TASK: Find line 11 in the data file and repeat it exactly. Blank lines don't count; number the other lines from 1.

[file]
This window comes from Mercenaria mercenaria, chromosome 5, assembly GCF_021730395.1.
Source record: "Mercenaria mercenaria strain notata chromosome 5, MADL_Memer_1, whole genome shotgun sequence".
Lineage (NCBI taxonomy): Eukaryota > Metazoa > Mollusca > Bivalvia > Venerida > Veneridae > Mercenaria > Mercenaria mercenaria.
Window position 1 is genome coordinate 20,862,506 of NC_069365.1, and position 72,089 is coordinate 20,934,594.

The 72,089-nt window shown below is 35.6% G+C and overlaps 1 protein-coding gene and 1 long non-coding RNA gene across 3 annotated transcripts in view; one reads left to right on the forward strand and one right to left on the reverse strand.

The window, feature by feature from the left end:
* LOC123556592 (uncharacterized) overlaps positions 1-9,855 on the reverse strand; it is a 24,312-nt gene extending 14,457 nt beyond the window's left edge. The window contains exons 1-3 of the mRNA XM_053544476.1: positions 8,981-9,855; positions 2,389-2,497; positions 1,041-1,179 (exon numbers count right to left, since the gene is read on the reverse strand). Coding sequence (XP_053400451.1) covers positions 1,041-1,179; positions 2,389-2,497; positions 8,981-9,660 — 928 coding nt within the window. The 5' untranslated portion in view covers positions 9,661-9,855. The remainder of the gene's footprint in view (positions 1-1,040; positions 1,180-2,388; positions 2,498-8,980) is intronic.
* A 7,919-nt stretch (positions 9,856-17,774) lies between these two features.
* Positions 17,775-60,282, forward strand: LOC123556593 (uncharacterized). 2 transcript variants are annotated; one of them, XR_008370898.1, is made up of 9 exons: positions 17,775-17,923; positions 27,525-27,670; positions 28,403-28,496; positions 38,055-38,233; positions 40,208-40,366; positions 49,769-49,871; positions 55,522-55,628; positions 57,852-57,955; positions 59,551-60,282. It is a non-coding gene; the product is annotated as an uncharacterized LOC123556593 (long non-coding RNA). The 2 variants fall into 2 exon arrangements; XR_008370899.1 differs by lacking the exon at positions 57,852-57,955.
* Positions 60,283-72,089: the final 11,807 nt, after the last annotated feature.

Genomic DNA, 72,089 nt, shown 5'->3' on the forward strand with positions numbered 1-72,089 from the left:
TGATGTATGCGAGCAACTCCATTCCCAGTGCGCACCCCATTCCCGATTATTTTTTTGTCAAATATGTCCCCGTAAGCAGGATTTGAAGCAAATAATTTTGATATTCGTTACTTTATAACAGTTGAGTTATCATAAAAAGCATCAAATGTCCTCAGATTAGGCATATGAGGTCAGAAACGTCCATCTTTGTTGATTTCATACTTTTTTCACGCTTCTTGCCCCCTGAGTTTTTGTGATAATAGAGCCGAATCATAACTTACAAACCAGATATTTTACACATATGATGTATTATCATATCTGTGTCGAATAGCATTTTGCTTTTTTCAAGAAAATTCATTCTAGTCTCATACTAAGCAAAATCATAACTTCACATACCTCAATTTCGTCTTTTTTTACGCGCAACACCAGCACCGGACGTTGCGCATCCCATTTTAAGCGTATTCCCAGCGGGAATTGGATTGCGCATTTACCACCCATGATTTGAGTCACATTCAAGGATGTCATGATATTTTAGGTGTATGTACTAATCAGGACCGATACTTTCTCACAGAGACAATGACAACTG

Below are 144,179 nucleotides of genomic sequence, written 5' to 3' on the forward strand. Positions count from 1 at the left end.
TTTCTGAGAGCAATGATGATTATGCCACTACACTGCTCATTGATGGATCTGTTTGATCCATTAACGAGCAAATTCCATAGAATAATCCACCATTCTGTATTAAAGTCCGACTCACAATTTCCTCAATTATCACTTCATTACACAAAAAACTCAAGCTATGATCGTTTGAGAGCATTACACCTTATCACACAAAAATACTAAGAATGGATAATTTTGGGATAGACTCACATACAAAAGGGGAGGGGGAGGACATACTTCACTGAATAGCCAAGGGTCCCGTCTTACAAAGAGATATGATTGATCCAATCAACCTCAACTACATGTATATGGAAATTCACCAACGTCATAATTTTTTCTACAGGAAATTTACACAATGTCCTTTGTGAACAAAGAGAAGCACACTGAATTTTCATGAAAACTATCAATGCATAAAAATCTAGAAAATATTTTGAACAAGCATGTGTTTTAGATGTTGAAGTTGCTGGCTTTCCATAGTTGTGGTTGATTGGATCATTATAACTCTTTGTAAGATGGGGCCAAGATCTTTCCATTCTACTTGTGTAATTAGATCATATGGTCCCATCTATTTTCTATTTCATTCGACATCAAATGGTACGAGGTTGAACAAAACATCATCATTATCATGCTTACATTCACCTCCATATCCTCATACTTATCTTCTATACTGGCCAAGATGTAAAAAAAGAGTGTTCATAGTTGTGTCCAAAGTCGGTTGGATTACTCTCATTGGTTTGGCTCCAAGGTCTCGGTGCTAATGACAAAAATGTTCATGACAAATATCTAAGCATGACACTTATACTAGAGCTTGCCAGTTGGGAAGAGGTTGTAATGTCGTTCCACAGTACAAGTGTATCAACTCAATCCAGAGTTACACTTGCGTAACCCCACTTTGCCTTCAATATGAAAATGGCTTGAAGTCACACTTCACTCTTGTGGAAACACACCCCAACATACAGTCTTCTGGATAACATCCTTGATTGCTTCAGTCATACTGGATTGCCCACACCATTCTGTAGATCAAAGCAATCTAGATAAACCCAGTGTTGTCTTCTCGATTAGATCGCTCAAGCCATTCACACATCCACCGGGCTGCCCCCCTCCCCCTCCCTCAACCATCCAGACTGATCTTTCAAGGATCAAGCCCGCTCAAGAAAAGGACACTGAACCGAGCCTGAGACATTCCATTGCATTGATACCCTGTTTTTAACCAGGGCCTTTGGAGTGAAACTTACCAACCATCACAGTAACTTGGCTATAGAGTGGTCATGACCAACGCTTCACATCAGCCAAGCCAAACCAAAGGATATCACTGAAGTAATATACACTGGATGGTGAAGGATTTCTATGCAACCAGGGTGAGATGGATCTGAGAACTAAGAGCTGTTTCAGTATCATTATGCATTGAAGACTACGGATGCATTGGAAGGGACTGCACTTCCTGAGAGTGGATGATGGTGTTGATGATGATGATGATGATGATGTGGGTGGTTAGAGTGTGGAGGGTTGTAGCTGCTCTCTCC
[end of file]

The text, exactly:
Genomic DNA, 72,089 nt, shown 5'->3' on the forward strand with positions numbered 1-72,089 from the left: